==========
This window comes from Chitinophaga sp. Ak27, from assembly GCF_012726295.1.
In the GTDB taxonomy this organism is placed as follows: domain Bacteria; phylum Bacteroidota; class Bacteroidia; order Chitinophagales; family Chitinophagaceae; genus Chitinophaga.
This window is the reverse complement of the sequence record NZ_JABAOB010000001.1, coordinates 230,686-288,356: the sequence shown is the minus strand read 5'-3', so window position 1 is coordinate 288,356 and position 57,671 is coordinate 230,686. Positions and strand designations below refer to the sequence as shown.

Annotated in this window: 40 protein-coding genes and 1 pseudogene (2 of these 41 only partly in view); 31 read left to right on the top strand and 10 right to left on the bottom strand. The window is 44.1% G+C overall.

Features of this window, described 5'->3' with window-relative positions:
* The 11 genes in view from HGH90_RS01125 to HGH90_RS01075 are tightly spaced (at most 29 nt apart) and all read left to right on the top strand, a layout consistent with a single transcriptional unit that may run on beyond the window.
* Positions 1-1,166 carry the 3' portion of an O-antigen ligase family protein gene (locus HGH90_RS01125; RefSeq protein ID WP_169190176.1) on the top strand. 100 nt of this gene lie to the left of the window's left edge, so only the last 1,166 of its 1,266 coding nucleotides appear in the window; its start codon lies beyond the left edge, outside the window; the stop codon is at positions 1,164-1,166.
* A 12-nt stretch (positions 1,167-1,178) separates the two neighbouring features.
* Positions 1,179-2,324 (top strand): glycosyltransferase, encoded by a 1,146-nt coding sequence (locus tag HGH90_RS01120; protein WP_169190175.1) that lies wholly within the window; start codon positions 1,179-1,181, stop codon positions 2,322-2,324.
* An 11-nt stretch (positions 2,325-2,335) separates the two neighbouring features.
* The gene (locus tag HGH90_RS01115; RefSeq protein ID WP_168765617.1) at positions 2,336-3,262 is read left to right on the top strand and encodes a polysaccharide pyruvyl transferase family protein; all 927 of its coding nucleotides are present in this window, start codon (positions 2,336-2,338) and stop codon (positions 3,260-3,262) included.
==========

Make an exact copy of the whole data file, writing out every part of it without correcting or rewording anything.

This window comes from Chitinophaga sp. Ak27, from assembly GCF_012726295.1.
In the GTDB taxonomy this organism is placed as follows: domain Bacteria; phylum Bacteroidota; class Bacteroidia; order Chitinophagales; family Chitinophagaceae; genus Chitinophaga.
This window is the reverse complement of the sequence record NZ_JABAOB010000001.1, coordinates 230,686-288,356: the sequence shown is the minus strand read 5'-3', so window position 1 is coordinate 288,356 and position 57,671 is coordinate 230,686. Positions and strand designations below refer to the sequence as shown.

Annotated in this window: 40 protein-coding genes and 1 pseudogene (2 of these 41 only partly in view); 31 read left to right on the top strand and 10 right to left on the bottom strand. The window is 44.1% G+C overall.

Features of this window, described 5'->3' with window-relative positions:
* The 11 genes in view from HGH90_RS01125 to HGH90_RS01075 are tightly spaced (at most 29 nt apart) and all read left to right on the top strand, a layout consistent with a single transcriptional unit that may run on beyond the window.
* Positions 1-1,166 carry the 3' portion of an O-antigen ligase family protein gene (locus HGH90_RS01125; RefSeq protein ID WP_169190176.1) on the top strand. 100 nt of this gene lie to the left of the window's left edge, so only the last 1,166 of its 1,266 coding nucleotides appear in the window; its start codon lies beyond the left edge, outside the window; the stop codon is at positions 1,164-1,166.
* A 12-nt stretch (positions 1,167-1,178) separates the two neighbouring features.
* Positions 1,179-2,324 (top strand): glycosyltransferase, encoded by a 1,146-nt coding sequence (locus tag HGH90_RS01120; protein WP_169190175.1) that lies wholly within the window; start codon positions 1,179-1,181, stop codon positions 2,322-2,324.
* An 11-nt stretch (positions 2,325-2,335) separates the two neighbouring features.
* The gene (locus tag HGH90_RS01115; RefSeq protein ID WP_168765617.1) at positions 2,336-3,262 is read left to right on the top strand and encodes a polysaccharide pyruvyl transferase family protein; all 927 of its coding nucleotides are present in this window, start codon (positions 2,336-2,338) and stop codon (positions 3,260-3,262) included.